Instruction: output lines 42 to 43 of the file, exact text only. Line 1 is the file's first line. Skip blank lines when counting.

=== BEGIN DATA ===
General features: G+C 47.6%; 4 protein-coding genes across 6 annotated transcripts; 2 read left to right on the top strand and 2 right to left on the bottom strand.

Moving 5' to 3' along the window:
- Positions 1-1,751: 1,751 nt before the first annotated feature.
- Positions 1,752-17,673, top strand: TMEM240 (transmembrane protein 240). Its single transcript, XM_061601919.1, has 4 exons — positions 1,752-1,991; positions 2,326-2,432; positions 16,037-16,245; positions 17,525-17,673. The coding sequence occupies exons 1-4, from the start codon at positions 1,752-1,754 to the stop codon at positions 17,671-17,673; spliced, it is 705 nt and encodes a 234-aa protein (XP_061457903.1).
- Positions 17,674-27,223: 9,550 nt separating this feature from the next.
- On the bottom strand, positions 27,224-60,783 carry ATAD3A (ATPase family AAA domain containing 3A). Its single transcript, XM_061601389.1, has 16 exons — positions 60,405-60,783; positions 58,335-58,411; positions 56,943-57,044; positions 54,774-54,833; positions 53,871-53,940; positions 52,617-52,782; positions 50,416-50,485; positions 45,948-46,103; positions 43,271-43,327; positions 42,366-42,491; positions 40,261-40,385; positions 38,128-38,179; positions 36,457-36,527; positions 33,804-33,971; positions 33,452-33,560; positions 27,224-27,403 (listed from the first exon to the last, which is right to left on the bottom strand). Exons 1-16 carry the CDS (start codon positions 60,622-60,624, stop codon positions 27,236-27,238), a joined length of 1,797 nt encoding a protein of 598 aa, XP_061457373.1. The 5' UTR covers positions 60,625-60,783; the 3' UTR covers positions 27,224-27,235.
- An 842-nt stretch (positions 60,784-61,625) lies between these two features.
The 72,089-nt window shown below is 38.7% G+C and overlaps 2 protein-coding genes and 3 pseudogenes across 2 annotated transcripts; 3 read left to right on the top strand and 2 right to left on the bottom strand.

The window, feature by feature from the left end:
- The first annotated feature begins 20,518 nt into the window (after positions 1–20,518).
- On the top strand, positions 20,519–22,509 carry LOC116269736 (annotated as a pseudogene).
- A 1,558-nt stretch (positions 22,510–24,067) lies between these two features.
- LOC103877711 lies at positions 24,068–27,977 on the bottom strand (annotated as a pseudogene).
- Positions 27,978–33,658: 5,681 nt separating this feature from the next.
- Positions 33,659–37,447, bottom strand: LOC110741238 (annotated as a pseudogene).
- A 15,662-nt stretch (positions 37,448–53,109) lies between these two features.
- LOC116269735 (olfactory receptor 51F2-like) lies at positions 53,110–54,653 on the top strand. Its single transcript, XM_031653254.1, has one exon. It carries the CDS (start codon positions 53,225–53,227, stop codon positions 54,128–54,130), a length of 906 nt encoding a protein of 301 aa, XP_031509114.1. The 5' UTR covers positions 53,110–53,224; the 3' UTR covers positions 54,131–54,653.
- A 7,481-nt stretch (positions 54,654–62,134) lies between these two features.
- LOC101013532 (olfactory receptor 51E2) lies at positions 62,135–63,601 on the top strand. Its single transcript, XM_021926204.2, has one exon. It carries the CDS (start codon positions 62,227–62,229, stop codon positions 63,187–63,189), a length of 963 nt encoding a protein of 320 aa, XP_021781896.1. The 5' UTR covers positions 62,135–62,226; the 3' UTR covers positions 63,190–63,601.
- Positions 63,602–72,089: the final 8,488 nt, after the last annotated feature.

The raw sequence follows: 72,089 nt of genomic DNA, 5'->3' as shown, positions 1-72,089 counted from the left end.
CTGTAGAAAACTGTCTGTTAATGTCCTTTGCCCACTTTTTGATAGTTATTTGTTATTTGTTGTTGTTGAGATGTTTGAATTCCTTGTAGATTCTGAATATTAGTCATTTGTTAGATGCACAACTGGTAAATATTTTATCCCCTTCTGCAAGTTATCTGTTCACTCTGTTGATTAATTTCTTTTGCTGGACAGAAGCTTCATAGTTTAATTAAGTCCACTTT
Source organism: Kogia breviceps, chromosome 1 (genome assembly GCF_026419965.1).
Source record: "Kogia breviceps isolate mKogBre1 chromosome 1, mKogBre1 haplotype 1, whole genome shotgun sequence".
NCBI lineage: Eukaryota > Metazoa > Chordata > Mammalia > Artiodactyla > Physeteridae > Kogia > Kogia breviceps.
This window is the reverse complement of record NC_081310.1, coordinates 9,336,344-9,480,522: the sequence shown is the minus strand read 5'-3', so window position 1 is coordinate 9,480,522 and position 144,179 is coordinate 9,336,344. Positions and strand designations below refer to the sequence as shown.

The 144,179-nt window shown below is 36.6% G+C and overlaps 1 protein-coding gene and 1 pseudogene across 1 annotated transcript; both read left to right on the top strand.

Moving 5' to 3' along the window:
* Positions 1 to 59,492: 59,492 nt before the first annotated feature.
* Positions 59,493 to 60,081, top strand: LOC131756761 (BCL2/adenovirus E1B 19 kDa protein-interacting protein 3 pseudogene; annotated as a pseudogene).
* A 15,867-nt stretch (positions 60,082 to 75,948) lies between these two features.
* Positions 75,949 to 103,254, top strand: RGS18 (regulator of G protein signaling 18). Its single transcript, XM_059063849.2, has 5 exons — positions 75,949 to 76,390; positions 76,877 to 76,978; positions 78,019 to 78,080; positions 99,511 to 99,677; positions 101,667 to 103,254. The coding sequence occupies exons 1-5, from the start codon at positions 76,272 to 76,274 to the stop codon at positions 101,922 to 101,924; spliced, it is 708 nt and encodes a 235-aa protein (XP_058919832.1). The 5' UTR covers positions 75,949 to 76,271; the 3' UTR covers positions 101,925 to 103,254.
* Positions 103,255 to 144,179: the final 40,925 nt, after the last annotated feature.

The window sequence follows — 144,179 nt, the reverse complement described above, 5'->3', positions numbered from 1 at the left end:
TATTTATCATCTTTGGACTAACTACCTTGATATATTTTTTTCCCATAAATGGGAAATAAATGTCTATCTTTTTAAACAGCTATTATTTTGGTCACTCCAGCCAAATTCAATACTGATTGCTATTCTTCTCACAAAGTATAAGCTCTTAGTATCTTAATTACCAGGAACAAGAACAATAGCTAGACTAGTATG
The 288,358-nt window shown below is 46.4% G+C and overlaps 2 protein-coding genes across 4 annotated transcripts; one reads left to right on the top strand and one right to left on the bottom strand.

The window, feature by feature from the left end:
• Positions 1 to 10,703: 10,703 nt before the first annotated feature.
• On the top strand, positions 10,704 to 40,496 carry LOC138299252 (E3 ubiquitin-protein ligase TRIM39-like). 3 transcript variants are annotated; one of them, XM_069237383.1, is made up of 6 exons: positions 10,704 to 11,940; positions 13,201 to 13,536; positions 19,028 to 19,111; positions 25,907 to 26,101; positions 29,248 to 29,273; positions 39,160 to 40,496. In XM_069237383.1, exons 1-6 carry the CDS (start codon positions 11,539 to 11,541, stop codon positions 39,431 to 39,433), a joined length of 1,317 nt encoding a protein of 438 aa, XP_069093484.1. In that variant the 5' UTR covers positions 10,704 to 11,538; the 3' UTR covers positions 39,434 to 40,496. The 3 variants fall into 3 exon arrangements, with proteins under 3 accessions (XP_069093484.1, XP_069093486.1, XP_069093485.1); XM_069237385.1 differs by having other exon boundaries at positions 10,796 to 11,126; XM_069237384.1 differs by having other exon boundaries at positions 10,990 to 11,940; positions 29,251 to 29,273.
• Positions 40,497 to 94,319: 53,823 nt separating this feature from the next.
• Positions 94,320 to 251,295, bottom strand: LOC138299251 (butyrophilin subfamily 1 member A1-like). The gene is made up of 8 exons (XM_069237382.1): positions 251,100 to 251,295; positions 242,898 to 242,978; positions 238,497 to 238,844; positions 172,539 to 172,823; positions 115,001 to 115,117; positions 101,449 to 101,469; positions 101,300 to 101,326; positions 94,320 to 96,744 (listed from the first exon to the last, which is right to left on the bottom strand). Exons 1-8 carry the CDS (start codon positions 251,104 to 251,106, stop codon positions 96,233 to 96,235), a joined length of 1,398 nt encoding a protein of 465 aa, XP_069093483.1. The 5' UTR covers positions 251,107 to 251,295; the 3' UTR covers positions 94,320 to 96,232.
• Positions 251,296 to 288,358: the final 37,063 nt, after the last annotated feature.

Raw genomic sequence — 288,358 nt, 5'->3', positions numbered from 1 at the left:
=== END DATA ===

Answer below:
• Positions 251,296 to 288,358: the final 37,063 nt, after the last annotated feature.

Raw genomic sequence — 288,358 nt, 5'->3', positions numbered from 1 at the left: